Thermal water delivery in the nose: experimental results describing droplet deposition through computational fluid dynamics
Thermal water therapies have a role in treating various inflammatory disorders dating back to ancient Greece. Several studies have demonstrated beneficial effects of thermal water inhalations for upper respiratory disorders, such as improvement of mucociliary function and reduction of inflammatory cell infiltration. This experimental study describes the numerical investigation and clinical implications of thermal water droplet deposition in the nasal cavity of a single patient. To our knowledge, the numerical flow simulations described are the first investigations specifically designed for thermal water applications. To simulate nasal airflow, a patient-specific 3D computer model was created from a CT scan. The numerical approach is based on the Large Eddy Simulation (LES) technique and builds entirely upon open-source software. Deposition on mucosa was studied for two droplet sizes (5 and 10 μm diameter), corresponding to common thermal therapy applications (aerosol and vapour inhalation). The simulations consider steady inspiration at two different (low and moderate) breathing intensities. The results of this preliminary study show specific deposition patterns that favour droplet deposition in the middle meatus region to the inferior meatus, with particle size- and breathing intensity-related effects. These global data on particle deposition differ from findings related to the single-phase nasal airflow, which is more evenly distributed between the middle and inferior meatus. The potential clinical consequences of deposition data are discussed. The study furthermore provides evidence for the effectiveness of thermal aerosol and vapour inhalation therapies in reaching important areas of nasal mucosa with considerable clinical significance.
Thermal waters, such as sulphurous, oligomineral and radioactive, are widely used to treat various inflammatory disorders of the upper respiratory tract. Their clinical application dates back to ancient Greece. Each type of thermal water, classified on its physical and chemical properties, possesses its own specific therapeutic functions 1 2. Traditional techniques to treat sinonasal diseases include aerosols, inhalations and nasal douches 1-4. Various studies have described the beneficial effects of commonly used thermal waters on the respiratory mucosa, such as improvement of mucociliary activity and reduction of inflammatory parameters of nasal cytology 3 4. Some studies also describe the in vitro effects of thermal waters, i.e. their antioxidant and anti-elastase effects 5 6.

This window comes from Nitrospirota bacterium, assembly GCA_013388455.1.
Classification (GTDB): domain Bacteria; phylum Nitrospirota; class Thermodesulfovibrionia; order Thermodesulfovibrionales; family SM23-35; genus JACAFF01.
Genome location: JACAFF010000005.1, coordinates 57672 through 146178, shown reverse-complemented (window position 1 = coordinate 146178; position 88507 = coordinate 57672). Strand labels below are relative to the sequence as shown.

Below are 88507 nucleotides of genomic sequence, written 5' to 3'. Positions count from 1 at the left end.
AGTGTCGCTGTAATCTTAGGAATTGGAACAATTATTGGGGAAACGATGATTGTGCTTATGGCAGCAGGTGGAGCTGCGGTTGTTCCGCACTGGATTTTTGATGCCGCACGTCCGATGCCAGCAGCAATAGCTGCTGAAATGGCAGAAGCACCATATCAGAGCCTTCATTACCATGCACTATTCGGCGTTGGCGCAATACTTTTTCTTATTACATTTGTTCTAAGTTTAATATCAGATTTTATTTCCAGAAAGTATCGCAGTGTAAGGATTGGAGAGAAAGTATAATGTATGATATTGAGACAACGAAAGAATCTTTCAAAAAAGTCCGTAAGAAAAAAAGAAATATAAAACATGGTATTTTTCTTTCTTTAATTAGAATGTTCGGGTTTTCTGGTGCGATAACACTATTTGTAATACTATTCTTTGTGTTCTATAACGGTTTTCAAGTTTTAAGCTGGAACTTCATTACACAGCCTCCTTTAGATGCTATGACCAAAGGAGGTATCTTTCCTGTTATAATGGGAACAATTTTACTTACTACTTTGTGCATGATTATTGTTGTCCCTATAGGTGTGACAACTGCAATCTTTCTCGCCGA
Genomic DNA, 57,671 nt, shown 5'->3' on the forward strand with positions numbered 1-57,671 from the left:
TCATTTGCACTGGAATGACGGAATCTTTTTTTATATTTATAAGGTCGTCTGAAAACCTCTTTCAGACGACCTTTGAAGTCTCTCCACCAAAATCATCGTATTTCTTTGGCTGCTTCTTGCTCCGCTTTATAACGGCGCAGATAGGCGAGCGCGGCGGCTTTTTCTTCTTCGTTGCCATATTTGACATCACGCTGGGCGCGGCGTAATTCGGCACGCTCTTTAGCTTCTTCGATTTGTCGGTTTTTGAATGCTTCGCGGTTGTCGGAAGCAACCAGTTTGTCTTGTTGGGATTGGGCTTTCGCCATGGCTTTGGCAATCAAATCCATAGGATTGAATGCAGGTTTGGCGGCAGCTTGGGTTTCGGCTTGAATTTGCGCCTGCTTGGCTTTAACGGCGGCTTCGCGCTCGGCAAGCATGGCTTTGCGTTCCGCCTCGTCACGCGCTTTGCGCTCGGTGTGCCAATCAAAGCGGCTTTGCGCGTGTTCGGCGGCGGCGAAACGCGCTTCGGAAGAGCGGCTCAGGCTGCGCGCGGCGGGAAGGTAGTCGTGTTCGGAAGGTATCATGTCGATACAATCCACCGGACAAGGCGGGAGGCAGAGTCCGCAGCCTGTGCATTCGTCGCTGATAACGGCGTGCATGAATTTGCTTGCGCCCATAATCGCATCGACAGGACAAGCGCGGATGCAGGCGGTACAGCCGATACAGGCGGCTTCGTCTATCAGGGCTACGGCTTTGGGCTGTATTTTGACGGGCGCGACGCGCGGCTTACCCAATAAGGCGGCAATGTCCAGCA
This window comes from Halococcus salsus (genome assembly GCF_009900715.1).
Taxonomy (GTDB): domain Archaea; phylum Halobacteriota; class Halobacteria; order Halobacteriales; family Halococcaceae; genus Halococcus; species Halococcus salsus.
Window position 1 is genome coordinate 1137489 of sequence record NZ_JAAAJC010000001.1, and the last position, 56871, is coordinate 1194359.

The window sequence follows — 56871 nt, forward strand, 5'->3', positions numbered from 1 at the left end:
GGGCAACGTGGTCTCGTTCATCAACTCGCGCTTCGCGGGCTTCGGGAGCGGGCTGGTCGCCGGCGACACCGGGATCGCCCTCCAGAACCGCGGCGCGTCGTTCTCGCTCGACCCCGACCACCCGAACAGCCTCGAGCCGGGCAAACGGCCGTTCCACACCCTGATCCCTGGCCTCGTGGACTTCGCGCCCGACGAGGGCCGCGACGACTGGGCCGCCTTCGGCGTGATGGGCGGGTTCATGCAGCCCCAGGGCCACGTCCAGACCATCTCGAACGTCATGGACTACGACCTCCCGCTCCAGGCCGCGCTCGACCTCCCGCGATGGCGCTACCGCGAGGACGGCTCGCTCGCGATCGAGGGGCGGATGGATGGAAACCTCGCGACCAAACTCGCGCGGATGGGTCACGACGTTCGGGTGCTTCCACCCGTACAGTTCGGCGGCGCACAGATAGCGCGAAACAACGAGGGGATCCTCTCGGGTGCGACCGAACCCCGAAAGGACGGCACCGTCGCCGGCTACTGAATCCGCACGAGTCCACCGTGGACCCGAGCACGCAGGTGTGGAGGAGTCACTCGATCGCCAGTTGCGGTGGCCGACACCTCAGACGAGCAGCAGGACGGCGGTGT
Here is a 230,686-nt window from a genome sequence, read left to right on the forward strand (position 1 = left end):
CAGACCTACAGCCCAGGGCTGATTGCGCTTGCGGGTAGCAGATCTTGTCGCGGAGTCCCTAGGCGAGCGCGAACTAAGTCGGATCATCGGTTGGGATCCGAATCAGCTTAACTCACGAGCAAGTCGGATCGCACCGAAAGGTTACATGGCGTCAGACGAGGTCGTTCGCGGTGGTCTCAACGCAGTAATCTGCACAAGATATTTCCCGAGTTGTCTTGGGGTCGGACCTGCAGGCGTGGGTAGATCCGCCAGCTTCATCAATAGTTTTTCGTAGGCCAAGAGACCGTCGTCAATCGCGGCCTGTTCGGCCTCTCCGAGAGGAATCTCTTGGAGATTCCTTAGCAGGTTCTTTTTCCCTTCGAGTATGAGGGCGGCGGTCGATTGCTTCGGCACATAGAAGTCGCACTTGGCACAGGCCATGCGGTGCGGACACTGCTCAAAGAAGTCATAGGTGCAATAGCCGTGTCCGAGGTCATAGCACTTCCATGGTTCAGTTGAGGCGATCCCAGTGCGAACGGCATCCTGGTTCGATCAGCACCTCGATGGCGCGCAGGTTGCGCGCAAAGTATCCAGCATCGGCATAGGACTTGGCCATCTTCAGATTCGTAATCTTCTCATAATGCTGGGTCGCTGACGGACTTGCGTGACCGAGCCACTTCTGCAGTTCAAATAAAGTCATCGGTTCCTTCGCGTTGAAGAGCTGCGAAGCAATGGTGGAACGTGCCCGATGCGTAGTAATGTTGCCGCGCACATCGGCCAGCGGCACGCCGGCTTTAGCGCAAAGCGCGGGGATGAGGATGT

Various techniques such as aerosol, inhalation and irrigations have been studied and developed to properly deliver beneficial thermal waters to the complex nasal cavity 1 2. Nasal irrigations have been shown to effectively wash the sinonasal cavities, overcoming nasal anatomical variations such as septal deviations, especially when performed with high volumes 7. However, a complete understanding of the process of droplet deposition in thermal water dispersant techniques, such as aerosols and inhalations, is still lacking. Improving our insight could be extremely important for both its scientific and clinical implications, for example in understanding drug delivery, targeted treatment and further development of devices.
In recent years, the in silico approach is providing an interesting alternative to in vivo and in vitro studies. In particular, there have been significant advances in Computational Fluid Dynamics (CFD), which nowadays offers interesting opportunities as it provides an accurate and non-invasive quantitative analysis of flows. In the rhinology field, many studies have shown the potential of computed tomography-based CFD in, for example, pre- and post-operative evaluation of nasal flow and surgical planning 8-12. Several studies have been presented in the literature to understand the droplet deposition process in the nose by means of CFD, employing different anatomical reconstructions and different simulation techniques. It is important to note that airflow in the nose is a complex transitional flow (i.e. developing in both the laminar and turbulent regimes) which takes place in a very complicated anatomical setting. Therefore, published works often chose to simplify the anatomical model, excluding for example relevant structures such as frontal and maxillary sinuses 11-17. Additionally, many studies have further simplified nasal flow by assuming it entirely laminar 11 18 or contrarily, have considered it entirely turbulent with the effects of turbulence accounted for via the Reynolds-Averaged Navier-Stokes (RANS) equations and a corresponding turbulence model 12 16 17 19. Large Eddy Simulation (LES) is a different approach to perform CFD. LES embodies a more physically grounded turbulence modelling and potentially brings greater fidelity to the results, at the cost of a larger computational burden 20. Even though it is quite popular within the CFD community, few studies to date have employed it to simulate nasal flow.